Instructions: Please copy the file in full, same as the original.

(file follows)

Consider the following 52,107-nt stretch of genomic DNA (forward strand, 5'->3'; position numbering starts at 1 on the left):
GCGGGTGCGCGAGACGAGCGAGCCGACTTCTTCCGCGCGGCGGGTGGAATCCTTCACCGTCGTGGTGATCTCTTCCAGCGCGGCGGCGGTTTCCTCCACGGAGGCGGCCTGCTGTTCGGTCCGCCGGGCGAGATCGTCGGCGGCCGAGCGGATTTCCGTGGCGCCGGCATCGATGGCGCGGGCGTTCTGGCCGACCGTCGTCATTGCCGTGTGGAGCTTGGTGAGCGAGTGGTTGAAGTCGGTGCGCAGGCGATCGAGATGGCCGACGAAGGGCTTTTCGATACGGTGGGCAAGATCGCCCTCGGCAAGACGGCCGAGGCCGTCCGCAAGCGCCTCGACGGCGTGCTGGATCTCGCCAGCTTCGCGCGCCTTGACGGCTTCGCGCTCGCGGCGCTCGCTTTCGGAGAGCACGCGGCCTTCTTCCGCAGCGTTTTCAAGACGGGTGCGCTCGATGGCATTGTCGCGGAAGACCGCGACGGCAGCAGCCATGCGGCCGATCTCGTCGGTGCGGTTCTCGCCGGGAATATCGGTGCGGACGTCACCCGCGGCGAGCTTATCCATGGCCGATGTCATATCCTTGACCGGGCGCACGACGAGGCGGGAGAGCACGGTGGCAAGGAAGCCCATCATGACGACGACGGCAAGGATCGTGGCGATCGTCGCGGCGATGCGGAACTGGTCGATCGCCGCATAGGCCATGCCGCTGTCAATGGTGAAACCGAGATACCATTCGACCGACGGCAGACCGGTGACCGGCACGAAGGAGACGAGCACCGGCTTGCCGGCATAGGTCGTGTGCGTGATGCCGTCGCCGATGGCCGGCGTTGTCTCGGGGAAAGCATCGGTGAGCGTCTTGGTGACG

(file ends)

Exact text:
Consider the following 52,107-nt stretch of genomic DNA (forward strand, 5'->3'; position numbering starts at 1 on the left):
GCGGGTGCGCGAGACGAGCGAGCCGACTTCTTCCGCGCGGCGGGTGGAATCCTTCACCGTCGTGGTGATCTCTTCCAGCGCGGCGGCGGTTTCCTCCACGGAGGCGGCCTGCTGTTCGGTCCGCCGGGCGAGATCGTCGGCGGCCGAGCGGATTTCCGTGGCGCCGGCATCGATGGCGCGGGCGTTCTGGCCGACCGTCGTCATTGCCGTGTGGAGCTTGGTGAGCGAGTGGTTGAAGTCGGTGCGCAGGCGATCGAGATGGCCGACGAAGGGCTTTTCGATACGGTGGGCAAGATCGCCCTCGGCAAGACGGCCGAGGCCGTCCGCAAGCGCCTCGACGGCGTGCTGGATCTCGCCAGCTTCGCGCGCCTTGACGGCTTCGCGCTCGCGGCGCTCGCTTTCGGAGAGCACGCGGCCTTCTTCCGCAGCGTTTTCAAGACGGGTGCGCTCGATGGCATTGTCGCGGAAGACCGCGACGGCAGCAGCCATGCGGCCGATCTCGTCGGTGCGGTTCTCGCCGGGAATATCGGTGCGGACGTCACCCGCGGCGAGCTTATCCATGGCCGATGTCATATCCTTGACCGGGCGCACGACGAGGCGGGAGAGCACGGTGGCAAGGAAGCCCATCATGACGACGACGGCAAGGATCGTGGCGATCGTCGCGGCGATGCGGAACTGGTCGATCGCCGCATAGGCCATGCCGCTGTCAATGGTGAAACCGAGATACCATTCGACCGACGGCAGACCGGTGACCGGCACGAAGGAGACGAGCACCGGCTTGCCGGCATAGGTCGTGTGCGTGATGCCGTCGCCGATGGCCGGCGTTGTCTCGGGGAAAGCATCGGTGAGCGTCTTGGTGACG